Someone is murdering a baby! Quick, let’s register some voters for a party that we hope will one day pack the highest court with enough justices to ensure that, some day in the future, such baby-killing is illegal. (Maybe not illegal in the sense that women or doctors go to jail for it, they don’t want that — but still, you know, illegal.)

We would lose all respect for the moral convictions and moral logic of our anti-abortion neighbors if we attempted to take their claims seriously regarding this premise of a Holocaust of baby-murder.

We are partisan single-issue voters, they say, because this is our moral premise. But that moral premise does not merely call for them to be reliably partisan voters. It calls for them, at the least, to quit their jobs and take to the streets. Given the extremity and urgency of that premise, circulating partisan voter’s guides don’t cut it.

Fortunately, those same neighbors have repeatedly assured us not to worry about that. Because, unfortunately, every once in a while we see what happens when some unhinged man — almost always a man, almost always a man with a history of misogyny — does take that premise seriously. Some such man realizes that legal mass-murder on such a scale doesn’t merely entail a moral imperative to vote as a reliable partisan, but to resist this Holocaust by any means available.Horrifically, fueled by the inexorable logic of this premise, such men occasionally pick up bombs or guns and set out to kill the baby-killers.

And whenever that happens, our anti-abortion neighbors trip all over themselves rushing to explain that these violent men misunderstand and misrepresent the ideas and ideals of the anti-abortion movement. Such denunciations are always disingenuous and morally incoherent — a bunch of non-pacifists decrying violent opposition to a Holocaust.

These denunciations are, as I’ve said before, admissions that none of this talk about murder and baby-killing Holocausts was ever meant to be taken seriously. It’s transparent hypocrisy, but it still comes as a great relief to the rest of us. And we do not push the point, or highlight that hypocrisy in the moment, because it seems a dangerous thing to point out that such extreme violence is, in fact, a logical and necessary moral conclusion from the purported premise loudly endorsed and promoted by so many of our neighbors. It’s far better to live alongside millions of neighbors duplicitously pretending to follow that premise and using it as a pretext for reflexive single-issue partisanship than it would be to live alongside such neighbors who behaved consistently with its more severe implications.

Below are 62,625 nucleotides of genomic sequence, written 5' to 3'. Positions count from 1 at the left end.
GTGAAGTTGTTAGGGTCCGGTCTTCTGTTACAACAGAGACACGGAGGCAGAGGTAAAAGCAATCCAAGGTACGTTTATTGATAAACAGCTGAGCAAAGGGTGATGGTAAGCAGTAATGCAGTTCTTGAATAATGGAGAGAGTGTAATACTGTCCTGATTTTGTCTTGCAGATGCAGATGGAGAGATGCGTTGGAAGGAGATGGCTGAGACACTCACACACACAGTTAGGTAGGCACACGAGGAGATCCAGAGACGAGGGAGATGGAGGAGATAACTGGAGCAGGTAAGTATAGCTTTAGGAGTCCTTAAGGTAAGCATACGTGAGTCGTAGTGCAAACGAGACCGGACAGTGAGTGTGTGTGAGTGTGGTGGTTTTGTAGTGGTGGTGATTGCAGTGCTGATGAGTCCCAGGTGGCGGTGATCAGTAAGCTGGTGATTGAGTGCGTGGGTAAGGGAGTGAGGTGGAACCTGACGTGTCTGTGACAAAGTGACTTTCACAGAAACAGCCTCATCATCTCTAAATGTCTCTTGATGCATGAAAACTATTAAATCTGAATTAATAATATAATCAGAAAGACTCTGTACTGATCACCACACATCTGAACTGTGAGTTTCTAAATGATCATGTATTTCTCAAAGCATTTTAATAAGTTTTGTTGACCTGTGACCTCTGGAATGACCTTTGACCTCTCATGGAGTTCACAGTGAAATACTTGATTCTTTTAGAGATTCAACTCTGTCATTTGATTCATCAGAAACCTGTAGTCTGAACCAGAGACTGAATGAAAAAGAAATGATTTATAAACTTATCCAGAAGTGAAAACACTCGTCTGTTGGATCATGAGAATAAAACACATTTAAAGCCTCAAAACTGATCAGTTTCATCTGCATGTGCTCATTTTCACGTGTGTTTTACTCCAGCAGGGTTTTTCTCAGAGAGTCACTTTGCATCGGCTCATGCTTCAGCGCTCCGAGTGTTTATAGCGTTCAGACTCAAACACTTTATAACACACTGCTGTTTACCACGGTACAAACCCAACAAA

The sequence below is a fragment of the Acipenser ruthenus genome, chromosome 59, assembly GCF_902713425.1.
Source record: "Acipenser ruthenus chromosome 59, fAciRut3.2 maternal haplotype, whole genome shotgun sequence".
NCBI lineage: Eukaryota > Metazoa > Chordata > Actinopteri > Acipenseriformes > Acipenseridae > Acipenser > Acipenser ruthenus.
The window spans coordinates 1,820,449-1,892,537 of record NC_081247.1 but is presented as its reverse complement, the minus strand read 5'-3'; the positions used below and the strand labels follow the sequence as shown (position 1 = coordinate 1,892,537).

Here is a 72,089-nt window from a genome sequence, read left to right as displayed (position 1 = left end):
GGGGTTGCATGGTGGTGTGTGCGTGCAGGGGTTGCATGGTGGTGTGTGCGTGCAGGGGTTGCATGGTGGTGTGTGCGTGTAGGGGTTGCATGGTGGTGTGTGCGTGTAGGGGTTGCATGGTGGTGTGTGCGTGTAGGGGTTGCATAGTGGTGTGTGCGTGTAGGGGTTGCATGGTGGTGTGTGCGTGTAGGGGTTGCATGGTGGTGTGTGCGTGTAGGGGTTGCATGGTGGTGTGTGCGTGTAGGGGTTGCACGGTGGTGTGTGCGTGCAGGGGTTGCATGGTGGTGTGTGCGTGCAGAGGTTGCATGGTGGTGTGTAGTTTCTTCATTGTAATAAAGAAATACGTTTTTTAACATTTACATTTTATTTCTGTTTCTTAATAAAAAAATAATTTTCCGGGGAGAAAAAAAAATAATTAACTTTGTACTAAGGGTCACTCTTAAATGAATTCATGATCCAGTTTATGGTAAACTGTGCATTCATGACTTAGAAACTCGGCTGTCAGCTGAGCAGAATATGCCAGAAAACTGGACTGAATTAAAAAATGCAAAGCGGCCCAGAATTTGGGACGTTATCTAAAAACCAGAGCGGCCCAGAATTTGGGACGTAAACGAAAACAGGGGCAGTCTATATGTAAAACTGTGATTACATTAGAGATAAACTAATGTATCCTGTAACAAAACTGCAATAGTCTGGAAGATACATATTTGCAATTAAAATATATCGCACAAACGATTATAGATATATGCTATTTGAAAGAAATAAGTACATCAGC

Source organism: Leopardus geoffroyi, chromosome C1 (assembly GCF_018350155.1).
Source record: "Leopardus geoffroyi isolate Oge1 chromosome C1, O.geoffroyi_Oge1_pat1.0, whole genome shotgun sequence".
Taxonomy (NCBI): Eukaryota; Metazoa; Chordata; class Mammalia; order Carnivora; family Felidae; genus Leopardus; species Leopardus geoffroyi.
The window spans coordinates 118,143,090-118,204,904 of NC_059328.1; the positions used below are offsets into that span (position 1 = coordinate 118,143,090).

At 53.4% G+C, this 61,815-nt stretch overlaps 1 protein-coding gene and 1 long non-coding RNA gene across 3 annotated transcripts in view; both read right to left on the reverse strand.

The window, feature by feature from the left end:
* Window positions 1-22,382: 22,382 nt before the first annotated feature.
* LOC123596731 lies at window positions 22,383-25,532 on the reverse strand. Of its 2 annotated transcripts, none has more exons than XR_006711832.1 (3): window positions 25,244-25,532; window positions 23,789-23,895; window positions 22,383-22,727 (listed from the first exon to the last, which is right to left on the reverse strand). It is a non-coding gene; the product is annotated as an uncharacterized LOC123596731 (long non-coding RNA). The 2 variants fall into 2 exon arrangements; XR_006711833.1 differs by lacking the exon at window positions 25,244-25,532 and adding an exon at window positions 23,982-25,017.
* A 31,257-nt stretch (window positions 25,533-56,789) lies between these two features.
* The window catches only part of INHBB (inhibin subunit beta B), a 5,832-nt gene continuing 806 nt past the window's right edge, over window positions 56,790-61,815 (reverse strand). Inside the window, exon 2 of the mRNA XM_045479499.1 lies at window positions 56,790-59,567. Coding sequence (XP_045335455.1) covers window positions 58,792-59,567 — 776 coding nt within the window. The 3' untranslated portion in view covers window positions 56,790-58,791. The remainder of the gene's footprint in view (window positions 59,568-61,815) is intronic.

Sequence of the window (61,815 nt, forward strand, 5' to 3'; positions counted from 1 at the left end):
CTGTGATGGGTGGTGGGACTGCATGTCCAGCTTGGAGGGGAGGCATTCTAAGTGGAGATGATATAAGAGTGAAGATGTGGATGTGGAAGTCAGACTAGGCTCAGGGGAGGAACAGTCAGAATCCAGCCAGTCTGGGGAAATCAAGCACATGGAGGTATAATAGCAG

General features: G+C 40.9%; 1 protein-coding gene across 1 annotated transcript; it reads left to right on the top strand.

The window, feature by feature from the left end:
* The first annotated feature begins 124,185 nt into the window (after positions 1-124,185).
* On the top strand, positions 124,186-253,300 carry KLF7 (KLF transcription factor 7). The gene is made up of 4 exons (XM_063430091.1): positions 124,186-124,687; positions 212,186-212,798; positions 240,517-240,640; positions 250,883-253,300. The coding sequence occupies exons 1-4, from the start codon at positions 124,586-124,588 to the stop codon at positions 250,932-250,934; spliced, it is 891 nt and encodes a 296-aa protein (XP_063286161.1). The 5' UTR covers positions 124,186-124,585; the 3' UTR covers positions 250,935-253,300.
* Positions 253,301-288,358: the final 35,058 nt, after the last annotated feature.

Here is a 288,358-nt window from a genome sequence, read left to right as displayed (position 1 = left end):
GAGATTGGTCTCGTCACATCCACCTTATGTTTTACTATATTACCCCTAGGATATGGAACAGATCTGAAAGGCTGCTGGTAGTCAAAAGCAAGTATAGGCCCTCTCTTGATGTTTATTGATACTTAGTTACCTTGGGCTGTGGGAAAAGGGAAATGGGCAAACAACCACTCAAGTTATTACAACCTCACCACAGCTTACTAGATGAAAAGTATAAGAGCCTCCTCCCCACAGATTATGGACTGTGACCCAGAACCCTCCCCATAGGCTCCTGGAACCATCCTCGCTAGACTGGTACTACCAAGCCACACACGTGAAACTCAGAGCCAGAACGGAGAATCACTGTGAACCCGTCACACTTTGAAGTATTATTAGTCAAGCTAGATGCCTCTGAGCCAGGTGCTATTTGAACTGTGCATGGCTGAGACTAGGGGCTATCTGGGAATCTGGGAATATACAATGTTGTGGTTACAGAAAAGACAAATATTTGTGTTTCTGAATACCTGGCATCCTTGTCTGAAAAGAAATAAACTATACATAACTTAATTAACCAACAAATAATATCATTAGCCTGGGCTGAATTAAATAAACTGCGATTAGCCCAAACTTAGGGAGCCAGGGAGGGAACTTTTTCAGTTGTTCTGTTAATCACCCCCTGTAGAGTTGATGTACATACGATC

I appreciate that what I’m arguing here isn’t something my anti-abortion neighbors will enjoy hearing. I seem to be accusing them of a kind of delusional hypocrisy — of not really believing the premise that they say provides the entire basis for their identity and their redefined faith itself as reliably partisan single-issue voters (yea, even to the point of Donald Trump). But this is the best possible conclusion available to me. The alternative would be to conclude that they are complacent collaborators in the face of an ongoing Holocaust — morally stunted narcissists who imagine that biennial voting for the vague hope of judicial reforms was somehow an adequate response to legal mass-murder. (It’s not just voting, they say, I also went to the March for Life that one time. Ooh, did you now?)

It seems kinder and more generous to say, “You do not really believe that premise” than it would be to accept that they really did and that all they took from it was some passive notion of voting for Republicans. It seems kinder and more generous to accuse our neighbors of pretense than to accept their insistence that we must regard them as the sort of people who would’ve imagined that a “Don’t Blame Me, I Voted for Leon Blum” bumper-sticker absolved them from collaborating with the Vichy regime.

It also seems likelier.

After all, their premise — that human personhood begins at the moment of conception — is a relatively recent idea. It was unthinkable and, therefore, unthought of before microscopes and modern medicine began to give us a better idea of how and when such conception occurs. And it remains an immensely hard idea to swallow. (Which is the real reason that a personhood-from-conception constitutional amendment is never really on the table — the repercussions and implications of that would strike almost everyone as absurd and unreal.) It runs counter to centuries of moral intuition embedded in our culture, scriptures, laws and religious rituals. (We celebrate birthdays, we do not baptize zygotes.) Even after rewriting our English translations of the Bible to reflect this new idea, it still commends itself mainly for its reassuring broad-stroke simplicity rather than because it resonates as true.

It’s a claim that many have recently declared that they think, but one that no one has ever managed to feel.